In “Star Trek,” Captain Kirk never called down to the engine room to ask Mr. Scott for an update on warp drive efficiency or check how much the Enterprise was spending on dilithium crystals. “Scotty!” Kirk barked “I need MORE POWER!”
In the data center, more powerful servers can solve many problems. But as the cloud builders assemble vast “Internet-scale” platforms, effective system design becomes more complex than just running all the servers at warp nine.
James Hamilton has written a series of articles arguing that cost-effective scaling for huge cloud platforms requires new thinking – especially when it comes to servers. The problem, Hamilton says, is that CPU bandwidth is increasing far faster than memory bandwidth, causing performance bottlenecks. Enhancing the memory subsystem would cost more and use more power.
Hamilton’s counter-intuitive solution? “Just run the CPU slower,” he writes. “Internet-scale workloads are partitioned over 10s to 1000s of servers. Running more slightly slower servers is an option if it produces better price performance.”
Hamilton, who recently moved to Amazon after many years with Microsoft, makes his case in three posts at his Perspectives blog:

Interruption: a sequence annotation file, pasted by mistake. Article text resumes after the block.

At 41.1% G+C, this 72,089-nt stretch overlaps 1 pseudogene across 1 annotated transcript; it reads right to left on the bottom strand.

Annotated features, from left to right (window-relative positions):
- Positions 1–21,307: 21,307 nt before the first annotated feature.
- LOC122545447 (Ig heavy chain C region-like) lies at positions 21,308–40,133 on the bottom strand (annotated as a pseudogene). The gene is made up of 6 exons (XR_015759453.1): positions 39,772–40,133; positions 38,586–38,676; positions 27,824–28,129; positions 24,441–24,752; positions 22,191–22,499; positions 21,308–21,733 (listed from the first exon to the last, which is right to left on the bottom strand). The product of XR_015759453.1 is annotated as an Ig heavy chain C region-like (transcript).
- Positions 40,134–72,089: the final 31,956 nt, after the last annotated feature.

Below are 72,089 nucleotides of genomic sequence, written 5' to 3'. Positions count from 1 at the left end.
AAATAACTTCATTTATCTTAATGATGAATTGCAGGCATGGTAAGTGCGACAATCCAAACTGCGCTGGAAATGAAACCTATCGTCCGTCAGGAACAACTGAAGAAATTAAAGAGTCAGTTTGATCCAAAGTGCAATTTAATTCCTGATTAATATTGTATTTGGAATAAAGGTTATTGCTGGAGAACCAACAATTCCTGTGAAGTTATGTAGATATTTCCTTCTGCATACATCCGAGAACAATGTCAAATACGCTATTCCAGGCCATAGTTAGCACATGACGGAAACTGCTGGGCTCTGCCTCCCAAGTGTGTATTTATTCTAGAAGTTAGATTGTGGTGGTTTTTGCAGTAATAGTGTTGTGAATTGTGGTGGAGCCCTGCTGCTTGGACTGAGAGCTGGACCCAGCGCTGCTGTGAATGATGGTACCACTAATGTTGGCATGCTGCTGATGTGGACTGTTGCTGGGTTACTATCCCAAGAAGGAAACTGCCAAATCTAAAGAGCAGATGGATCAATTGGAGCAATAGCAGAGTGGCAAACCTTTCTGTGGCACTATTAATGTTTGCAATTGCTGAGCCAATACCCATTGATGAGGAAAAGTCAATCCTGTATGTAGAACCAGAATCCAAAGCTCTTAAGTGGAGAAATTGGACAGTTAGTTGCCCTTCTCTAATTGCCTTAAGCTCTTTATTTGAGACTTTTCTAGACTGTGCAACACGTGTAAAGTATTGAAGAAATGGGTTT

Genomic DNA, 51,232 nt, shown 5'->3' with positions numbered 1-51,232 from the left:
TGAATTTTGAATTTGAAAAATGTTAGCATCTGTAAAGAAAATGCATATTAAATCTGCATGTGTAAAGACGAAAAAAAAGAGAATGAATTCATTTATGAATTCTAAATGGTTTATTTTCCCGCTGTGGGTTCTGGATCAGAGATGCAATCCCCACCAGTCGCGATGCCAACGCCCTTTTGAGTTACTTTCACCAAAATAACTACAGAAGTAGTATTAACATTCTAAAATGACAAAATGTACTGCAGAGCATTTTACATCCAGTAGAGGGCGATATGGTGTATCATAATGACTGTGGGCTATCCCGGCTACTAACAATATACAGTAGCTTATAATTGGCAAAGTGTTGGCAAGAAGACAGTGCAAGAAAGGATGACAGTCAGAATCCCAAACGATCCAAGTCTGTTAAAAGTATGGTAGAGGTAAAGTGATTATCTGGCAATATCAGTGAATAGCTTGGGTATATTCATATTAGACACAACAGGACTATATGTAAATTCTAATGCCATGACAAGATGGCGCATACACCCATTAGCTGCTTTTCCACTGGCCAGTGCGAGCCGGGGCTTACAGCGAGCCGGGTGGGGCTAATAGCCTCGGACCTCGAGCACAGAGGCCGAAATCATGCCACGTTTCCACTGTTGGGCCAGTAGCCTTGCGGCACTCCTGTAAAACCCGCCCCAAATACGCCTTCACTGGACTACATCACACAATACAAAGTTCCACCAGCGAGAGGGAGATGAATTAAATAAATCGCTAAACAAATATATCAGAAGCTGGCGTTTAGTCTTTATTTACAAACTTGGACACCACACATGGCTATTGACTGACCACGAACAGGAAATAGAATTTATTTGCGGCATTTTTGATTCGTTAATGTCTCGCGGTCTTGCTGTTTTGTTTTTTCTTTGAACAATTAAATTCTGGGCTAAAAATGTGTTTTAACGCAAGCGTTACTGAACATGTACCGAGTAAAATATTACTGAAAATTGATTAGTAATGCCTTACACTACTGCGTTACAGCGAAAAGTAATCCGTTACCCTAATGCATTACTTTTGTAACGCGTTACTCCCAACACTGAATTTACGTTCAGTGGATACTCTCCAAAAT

- The Case for Low-Cost, Low-Power Servers
- Microslice Servers
- Low Power Amdahl Blades for Data Intensive Computing
“Performance is the wrong metric,” Hamilton writes. “Most servers are sold on the basis of performance but I’ve long argued that single dimensional metrics like raw performance are the wrong measure. What we need to optimize for is work done per dollar and work done per joule (a watt-second). In a partitioned workload running over many servers, we shouldn’t care about or optimize for single server performance. What’s relevant is work done/$ and work done/joule.”
This approach was discussed in a paper Hamilton presented earlier this month at The Conference on Innovative Data Systems Research (CIDR) based on tests with a prototype of Rackable’s Microslice Server Architecture, which found the design could be more cost effective than the servers currently powering major cloud computing server farms.
How will this approach translate from the engine room to the bridge? Can Capt. Kirk overcome his craving for more power? There are lessons to be learned from Mr. Scott, who was a master of managing information and expectations, as well as warp drives. How did the chief engineer pull off those miraculous repairs so quickly in the original “Star Trek” episodes? Scotty spills the beans in Star Trek III: The Search for Spock:
KIRK: Mr. Scott. Have you always multiplied your repair estimates by a factor of four?
SCOTTY: Certainly, sir. How else can I keep my reputation as a miracle worker?